Fluery is currently the longest tenured player on the team, a three time Stanley Cup winner, yet all knew that he was being supplanted by Matt Murray, and that this would no doubt be his last hurrah with the Pens.  The post playoffs reactions and comments by all of his teammates make you realize just what he has meant to the Penguins over the course of his thirteen years here, and what a terrific teammate he has been.   I can't wait to see the reception that he will get when he makes his first visit to PPG Paints Arena with another team, probably the Las Vegas expansion team.  He will be one visitor who will be greeted with a standing ovation from both the crowd and his ex-team.

So hail to the Penguins, and a special thank you to Marc-Andre Fleury.  What a great ride they gave us.

Sunday, June 18, 2017

US Open Thoughts

As the golfers prepare to tee it up for the final round of the 2017 United States Open at Erin Hills, some thoughts....

You have to go sixteen names deep into the Leaderboard after the third round to find any golfers with a Major Championship to their credit, Louis Oostheizen and Sergio Garcia, who are T-17 with seven other golfers.  The first sixteen names include two top ten golfers (Fowler and Matsuyma) and a bunch of other guys who can be considered journeymen (Snedeker, Haas) or Up-and-Comers (Thomas, Koepka, Harman, Fleetwood).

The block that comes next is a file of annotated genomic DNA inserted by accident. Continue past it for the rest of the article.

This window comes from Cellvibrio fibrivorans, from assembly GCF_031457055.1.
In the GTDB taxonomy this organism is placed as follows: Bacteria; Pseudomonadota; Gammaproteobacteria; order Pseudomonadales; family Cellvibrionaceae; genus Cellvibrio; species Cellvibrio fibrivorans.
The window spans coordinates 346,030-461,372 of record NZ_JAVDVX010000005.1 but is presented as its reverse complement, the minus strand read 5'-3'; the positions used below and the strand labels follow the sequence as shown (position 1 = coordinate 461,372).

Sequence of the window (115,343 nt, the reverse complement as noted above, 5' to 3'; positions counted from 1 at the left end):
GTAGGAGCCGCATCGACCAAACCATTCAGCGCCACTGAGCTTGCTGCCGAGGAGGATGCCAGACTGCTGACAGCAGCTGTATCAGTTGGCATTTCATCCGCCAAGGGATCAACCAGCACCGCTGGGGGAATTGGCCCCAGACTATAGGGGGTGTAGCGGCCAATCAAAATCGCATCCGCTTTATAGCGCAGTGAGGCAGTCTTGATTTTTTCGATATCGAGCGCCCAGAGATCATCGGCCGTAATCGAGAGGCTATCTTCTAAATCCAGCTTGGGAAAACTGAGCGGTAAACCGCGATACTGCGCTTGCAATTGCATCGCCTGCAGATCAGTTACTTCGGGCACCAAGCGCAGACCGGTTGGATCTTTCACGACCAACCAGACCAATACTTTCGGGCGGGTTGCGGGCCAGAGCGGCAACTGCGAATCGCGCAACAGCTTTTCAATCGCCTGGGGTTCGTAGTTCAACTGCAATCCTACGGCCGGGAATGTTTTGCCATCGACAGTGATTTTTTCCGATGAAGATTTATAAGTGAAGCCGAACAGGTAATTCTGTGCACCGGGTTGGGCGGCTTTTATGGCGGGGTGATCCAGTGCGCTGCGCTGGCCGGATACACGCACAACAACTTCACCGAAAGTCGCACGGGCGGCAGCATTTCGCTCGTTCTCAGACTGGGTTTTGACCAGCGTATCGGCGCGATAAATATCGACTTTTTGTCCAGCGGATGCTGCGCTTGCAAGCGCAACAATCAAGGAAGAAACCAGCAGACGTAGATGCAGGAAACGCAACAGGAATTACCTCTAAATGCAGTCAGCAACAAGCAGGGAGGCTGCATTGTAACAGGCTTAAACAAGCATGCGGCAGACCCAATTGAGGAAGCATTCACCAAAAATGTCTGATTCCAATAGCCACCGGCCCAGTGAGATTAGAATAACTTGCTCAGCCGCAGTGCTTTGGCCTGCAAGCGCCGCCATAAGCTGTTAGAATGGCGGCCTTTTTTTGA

What does it all mean?  Are guys like Thomas, Koepka, Reed, and Fleetwood truly "up-and-comers" who will share multiple Majors among them over the next ten years or so, or will they be a guy like Brandt Snedeker, a guy who has made a solid living on Tour, picks up a win a year and a bunch of top ten finishes, but never becomes a Star, or will today's winner be a One Hit Wonder, something that the US Open produces with some regularity (Andy North, Steve Jones).  

One thing for sure, none of these guys is "the next Tiger".

My own prediction is that Brooks Koepka will be hoisting that silver trophy come tonight (or tomorrow if a playoff is necessary).

Watch, but don't bet.

Oh, and speaking of Brooks Koepka, do you think he gets his golf shirts specially tailored for the sleeves to fit tight against his biceps to show off those guns of his?

Thursday, June 15, 2017

In The Area of Critical Commentary....

Some quickie critical commentary as The Grandstander still tries to catch up from vacation.....

We saw the new "Wonder Woman" movie last week, starring the incredibly beautiful Gal Gadot in the title role.

You have heard me say time and again that I am not a super-hero, comic book movie fan, but something drew me to this one, and, yeah, maybe it was the chance to see a beautiful actress in a skimpy outfit, but Mrs. Grandstander attended as well, and we both liked this movie quite a bit.

If you can accept the idea that there actually ARE super-heros, then this was a pretty good story.  There were a lot of neat special effects and slow motion filming that I enjoyed, and Miss Gadot was charming and delightful as the kick-ass amazon warrior princess.  Like a lot of these movies, it went on too long (2:24), and the climactic battle between Diana and the Evil Bad Guy was implausible, even by comic book movie standards, but when the next WW movie comes out, and as this movie is killing it at the box office, there will be more of them, we shall be in line to see it.